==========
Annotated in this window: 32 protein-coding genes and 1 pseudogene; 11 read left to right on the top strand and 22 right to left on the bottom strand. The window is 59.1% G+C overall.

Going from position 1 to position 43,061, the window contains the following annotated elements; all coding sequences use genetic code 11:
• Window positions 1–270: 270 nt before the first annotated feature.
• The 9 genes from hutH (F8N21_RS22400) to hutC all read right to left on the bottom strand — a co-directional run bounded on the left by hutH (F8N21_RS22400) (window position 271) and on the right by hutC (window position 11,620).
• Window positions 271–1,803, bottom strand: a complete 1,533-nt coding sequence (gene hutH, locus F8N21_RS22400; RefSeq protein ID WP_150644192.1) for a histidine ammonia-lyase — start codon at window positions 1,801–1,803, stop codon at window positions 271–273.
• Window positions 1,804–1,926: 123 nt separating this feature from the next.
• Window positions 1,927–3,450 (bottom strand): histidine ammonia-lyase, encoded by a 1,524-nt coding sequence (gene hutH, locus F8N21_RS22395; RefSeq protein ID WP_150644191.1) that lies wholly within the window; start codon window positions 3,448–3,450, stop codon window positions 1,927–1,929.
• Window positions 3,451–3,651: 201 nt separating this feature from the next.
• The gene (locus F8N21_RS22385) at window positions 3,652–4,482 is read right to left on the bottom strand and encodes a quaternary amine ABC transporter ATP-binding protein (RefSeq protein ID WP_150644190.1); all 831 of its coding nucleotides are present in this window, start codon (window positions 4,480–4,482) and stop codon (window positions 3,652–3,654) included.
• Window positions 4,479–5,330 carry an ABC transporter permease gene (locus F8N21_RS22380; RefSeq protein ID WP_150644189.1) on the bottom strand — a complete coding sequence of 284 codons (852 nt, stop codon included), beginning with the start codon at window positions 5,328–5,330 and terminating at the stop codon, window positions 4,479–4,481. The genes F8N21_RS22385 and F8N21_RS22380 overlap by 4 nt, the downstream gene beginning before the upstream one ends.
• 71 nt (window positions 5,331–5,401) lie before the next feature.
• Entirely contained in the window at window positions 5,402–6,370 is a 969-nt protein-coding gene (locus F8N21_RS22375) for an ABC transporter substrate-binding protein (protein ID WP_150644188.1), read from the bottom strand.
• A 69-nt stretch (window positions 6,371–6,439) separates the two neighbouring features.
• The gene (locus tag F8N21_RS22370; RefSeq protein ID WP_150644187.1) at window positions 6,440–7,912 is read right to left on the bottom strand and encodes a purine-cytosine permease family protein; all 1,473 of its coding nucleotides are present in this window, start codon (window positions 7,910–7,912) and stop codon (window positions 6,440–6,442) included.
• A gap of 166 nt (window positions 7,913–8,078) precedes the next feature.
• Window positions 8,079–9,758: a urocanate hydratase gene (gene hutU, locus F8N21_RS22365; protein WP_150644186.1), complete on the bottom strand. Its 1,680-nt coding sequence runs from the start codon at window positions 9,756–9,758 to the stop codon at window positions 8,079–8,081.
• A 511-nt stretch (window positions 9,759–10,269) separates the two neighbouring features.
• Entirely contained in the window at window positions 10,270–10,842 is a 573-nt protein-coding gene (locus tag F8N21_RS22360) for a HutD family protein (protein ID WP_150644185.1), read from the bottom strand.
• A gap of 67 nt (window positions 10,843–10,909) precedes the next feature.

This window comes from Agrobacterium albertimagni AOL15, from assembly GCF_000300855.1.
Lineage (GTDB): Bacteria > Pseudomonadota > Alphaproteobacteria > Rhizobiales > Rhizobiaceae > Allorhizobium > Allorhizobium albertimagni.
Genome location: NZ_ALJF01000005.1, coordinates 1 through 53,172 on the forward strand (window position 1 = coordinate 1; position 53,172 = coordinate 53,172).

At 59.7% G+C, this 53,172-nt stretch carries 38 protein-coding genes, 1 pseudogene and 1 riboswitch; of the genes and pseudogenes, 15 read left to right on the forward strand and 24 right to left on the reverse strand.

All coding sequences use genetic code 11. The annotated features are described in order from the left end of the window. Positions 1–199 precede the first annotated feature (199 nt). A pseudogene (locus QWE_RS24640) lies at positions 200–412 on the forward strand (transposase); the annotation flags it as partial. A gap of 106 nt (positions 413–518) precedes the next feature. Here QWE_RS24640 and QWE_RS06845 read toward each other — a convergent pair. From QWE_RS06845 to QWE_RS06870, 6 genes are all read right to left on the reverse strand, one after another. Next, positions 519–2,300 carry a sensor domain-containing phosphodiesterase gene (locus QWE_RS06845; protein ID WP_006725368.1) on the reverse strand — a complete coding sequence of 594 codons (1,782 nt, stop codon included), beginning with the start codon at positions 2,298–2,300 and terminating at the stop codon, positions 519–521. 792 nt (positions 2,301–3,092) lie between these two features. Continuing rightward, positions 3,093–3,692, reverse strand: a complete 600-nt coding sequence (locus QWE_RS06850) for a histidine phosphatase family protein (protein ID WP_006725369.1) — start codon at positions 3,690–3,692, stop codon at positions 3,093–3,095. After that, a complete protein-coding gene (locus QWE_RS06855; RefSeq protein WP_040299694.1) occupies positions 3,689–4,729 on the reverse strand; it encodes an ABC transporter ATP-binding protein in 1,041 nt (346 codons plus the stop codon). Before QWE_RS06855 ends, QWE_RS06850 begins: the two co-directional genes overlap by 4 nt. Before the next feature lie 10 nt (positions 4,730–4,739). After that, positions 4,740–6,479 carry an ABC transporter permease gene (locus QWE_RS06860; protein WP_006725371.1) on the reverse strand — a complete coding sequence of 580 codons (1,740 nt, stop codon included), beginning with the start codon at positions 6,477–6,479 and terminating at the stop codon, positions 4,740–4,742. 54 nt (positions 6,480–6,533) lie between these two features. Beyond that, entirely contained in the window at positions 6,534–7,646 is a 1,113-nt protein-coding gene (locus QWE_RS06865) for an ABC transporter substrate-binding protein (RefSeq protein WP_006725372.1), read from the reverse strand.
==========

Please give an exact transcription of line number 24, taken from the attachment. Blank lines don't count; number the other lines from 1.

All coding sequences use genetic code 11. The annotated features are described in order from the left end of the window. Positions 1–199 precede the first annotated feature (199 nt). A pseudogene (locus QWE_RS24640) lies at positions 200–412 on the forward strand (transposase); the annotation flags it as partial. A gap of 106 nt (positions 413–518) precedes the next feature. Here QWE_RS24640 and QWE_RS06845 read toward each other — a convergent pair. From QWE_RS06845 to QWE_RS06870, 6 genes are all read right to left on the reverse strand, one after another. Next, positions 519–2,300 carry a sensor domain-containing phosphodiesterase gene (locus QWE_RS06845; protein ID WP_006725368.1) on the reverse strand — a complete coding sequence of 594 codons (1,782 nt, stop codon included), beginning with the start codon at positions 2,298–2,300 and terminating at the stop codon, positions 519–521. 792 nt (positions 2,301–3,092) lie between these two features. Continuing rightward, positions 3,093–3,692, reverse strand: a complete 600-nt coding sequence (locus QWE_RS06850) for a histidine phosphatase family protein (protein ID WP_006725369.1) — start codon at positions 3,690–3,692, stop codon at positions 3,093–3,095. After that, a complete protein-coding gene (locus QWE_RS06855; RefSeq protein WP_040299694.1) occupies positions 3,689–4,729 on the reverse strand; it encodes an ABC transporter ATP-binding protein in 1,041 nt (346 codons plus the stop codon). Before QWE_RS06855 ends, QWE_RS06850 begins: the two co-directional genes overlap by 4 nt. Before the next feature lie 10 nt (positions 4,730–4,739). After that, positions 4,740–6,479 carry an ABC transporter permease gene (locus QWE_RS06860; protein WP_006725371.1) on the reverse strand — a complete coding sequence of 580 codons (1,740 nt, stop codon included), beginning with the start codon at positions 6,477–6,479 and terminating at the stop codon, positions 4,740–4,742. 54 nt (positions 6,480–6,533) lie between these two features. Beyond that, entirely contained in the window at positions 6,534–7,646 is a 1,113-nt protein-coding gene (locus QWE_RS06865) for an ABC transporter substrate-binding protein (RefSeq protein WP_006725372.1), read from the reverse strand.